Consider the film The Matrix. Suppose we are characters in this story: what we perceive to be real is merely a computer-generated illusion, but in actuality, each of us is floating in an amniotic-sac-like pod with our nervous systems and brains wired into a common virtual reality. Whatever we sense—that is, whatever we think we sense—is merely what a supercomputer programs for us to sense. Nothing we see, hear, smell, taste, or touch is real.

Prior to The Matrix series of films, philosophers entertained a similar possibility. Some suggested that we are merely brains in vats, kept alive by a mad scientist who feeds us patterns of electrical impulses that mimic our sensory organs.

Consider also the possibility that you are at this very moment dreaming. (This example originates with René Descartes [1596–1650].)1 Whatever you see, hear, smell, taste, touch—and read—is simply part of your dream.

How do you know that, right now, you are not in something like The Matrix? Or that you are not a brain in a vat? Or that you are not dreaming? I might answer that I believe I am not in The Matrix because I have not yet met agent Smith. (Smith, according to the film series, is a representative of the supercomputer.) The skeptic would respond that the supercomputer wants to keep me in the dark. I might argue that I am not a brain in a vat because I can feel my skull with my hands. The skeptic answers that the mad scientist has wired me to perceive that I am touching my skull when in fact I’m not really touching anything. Let’s say that I argue that I’m pretty sure that I’m not dreaming because I heard my alarm go off this morning. The skeptic answers that it’s not at all unusual for one to hear one’s alarm go off in one’s dream. Alarmingly (sorry), any evidence that I present against the skeptic can be subsumed under the Matrix hypothesis, the brain-in-a-vat hypothesis, or the dream hypothesis. Should I thus give up my knowledge of the external world?

A Rational Reply to Funky/Pop Skepticism

There is a reasonable way to answer the funky/pop skeptic. In fact, there are five ways, which together constitute a formidable cumulative case argument.2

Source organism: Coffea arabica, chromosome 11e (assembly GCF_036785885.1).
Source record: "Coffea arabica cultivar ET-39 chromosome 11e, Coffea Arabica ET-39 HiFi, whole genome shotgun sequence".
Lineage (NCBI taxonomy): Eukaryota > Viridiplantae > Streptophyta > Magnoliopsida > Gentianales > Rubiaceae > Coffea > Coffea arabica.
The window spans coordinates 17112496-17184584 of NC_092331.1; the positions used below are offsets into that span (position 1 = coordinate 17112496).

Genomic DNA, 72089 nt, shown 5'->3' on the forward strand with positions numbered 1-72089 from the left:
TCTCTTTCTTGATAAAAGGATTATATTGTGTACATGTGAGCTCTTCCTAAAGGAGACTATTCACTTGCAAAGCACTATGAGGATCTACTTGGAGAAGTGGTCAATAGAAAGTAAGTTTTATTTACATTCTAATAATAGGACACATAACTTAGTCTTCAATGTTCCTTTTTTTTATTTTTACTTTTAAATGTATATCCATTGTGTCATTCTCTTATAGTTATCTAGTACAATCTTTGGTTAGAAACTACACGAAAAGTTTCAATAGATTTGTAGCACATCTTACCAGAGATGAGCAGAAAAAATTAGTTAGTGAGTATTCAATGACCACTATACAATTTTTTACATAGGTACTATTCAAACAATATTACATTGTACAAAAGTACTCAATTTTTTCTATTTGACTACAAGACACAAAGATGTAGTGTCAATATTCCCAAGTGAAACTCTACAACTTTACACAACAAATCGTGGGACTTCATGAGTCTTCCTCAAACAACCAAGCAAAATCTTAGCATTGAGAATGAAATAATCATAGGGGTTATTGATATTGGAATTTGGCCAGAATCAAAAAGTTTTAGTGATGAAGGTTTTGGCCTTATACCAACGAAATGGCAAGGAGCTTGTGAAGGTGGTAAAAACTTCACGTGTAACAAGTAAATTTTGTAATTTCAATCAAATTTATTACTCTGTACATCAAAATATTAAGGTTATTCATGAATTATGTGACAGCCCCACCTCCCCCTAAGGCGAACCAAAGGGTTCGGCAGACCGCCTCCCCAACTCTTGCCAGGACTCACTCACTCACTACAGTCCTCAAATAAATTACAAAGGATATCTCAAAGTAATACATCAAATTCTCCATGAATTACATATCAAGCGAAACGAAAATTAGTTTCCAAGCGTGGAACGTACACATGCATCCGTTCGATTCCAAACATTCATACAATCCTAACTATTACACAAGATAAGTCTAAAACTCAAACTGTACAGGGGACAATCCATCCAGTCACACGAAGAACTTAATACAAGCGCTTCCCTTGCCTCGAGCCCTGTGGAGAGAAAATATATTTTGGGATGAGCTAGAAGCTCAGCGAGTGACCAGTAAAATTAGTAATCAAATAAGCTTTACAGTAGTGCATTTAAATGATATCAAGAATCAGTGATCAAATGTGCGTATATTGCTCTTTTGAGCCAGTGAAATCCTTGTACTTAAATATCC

First, following the philosopher Ludwig Wittgenstein (1889–1951), we can point out that to imagine a doubt is not really to have that doubt.3 We can imagine, say, that the Statue of Liberty is a robot—but that’s not really to believe it actually might be a robot. That is, we can imagine the doubt that the statue isn’t really a statue, but that’s not actually to doubt it’s a statue. So, yes, I can imagine that I am in a computer-generated world, but that doesn’t mean I truly believe I might in fact be in such a world. Simply put: imagining isn’t doubting. To think otherwise is to conflate two distinct cognitive categories.

Second, we can point out that if one were to be convinced of any of the above skeptical hypotheses, then one would be confusing logical possibility with plausibility/probability. Yes, it is logically possible that the moon is made of green cheese (i.e., there is no logical contradiction in this claim), but from this it does not follow logically that the moon actually is made of green cheese. In other words, the mere logical possibility of X is not the same as an adequate justification for X; therefore, the mere possibility of doubt does not constitute sufficient grounds for doubt.

Third, we can point out that there is no compelling reason to accept any of the funky/pop hypotheses. After all, all we have is the skeptic’s mere assertion (of a mere logical possibility).